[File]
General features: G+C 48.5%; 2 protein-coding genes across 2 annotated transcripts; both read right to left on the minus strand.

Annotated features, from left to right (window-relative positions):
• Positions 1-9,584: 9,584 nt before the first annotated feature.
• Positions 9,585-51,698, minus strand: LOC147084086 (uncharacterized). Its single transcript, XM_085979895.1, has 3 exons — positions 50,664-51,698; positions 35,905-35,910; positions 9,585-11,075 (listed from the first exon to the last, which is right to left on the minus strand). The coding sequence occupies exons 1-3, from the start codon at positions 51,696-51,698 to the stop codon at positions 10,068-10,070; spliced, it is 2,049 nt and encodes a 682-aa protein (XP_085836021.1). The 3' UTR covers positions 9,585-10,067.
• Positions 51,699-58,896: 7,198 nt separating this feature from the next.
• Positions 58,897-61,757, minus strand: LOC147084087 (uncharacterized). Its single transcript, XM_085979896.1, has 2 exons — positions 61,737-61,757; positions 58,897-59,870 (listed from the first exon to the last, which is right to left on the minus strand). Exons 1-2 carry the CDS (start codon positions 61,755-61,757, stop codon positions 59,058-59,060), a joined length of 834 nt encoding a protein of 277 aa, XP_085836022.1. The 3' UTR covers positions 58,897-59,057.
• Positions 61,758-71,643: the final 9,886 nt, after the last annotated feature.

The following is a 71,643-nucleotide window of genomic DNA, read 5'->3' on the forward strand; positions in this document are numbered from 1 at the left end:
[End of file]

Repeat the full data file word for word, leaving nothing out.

General features: G+C 48.5%; 2 protein-coding genes across 2 annotated transcripts; both read right to left on the minus strand.

Annotated features, from left to right (window-relative positions):
• Positions 1-9,584: 9,584 nt before the first annotated feature.
• Positions 9,585-51,698, minus strand: LOC147084086 (uncharacterized). Its single transcript, XM_085979895.1, has 3 exons — positions 50,664-51,698; positions 35,905-35,910; positions 9,585-11,075 (listed from the first exon to the last, which is right to left on the minus strand). The coding sequence occupies exons 1-3, from the start codon at positions 51,696-51,698 to the stop codon at positions 10,068-10,070; spliced, it is 2,049 nt and encodes a 682-aa protein (XP_085836021.1). The 3' UTR covers positions 9,585-10,067.
• Positions 51,699-58,896: 7,198 nt separating this feature from the next.
• Positions 58,897-61,757, minus strand: LOC147084087 (uncharacterized). Its single transcript, XM_085979896.1, has 2 exons — positions 61,737-61,757; positions 58,897-59,870 (listed from the first exon to the last, which is right to left on the minus strand). Exons 1-2 carry the CDS (start codon positions 61,755-61,757, stop codon positions 59,058-59,060), a joined length of 834 nt encoding a protein of 277 aa, XP_085836022.1. The 3' UTR covers positions 58,897-59,057.
• Positions 61,758-71,643: the final 9,886 nt, after the last annotated feature.

The following is a 71,643-nucleotide window of genomic DNA, read 5'->3' on the forward strand; positions in this document are numbered from 1 at the left end: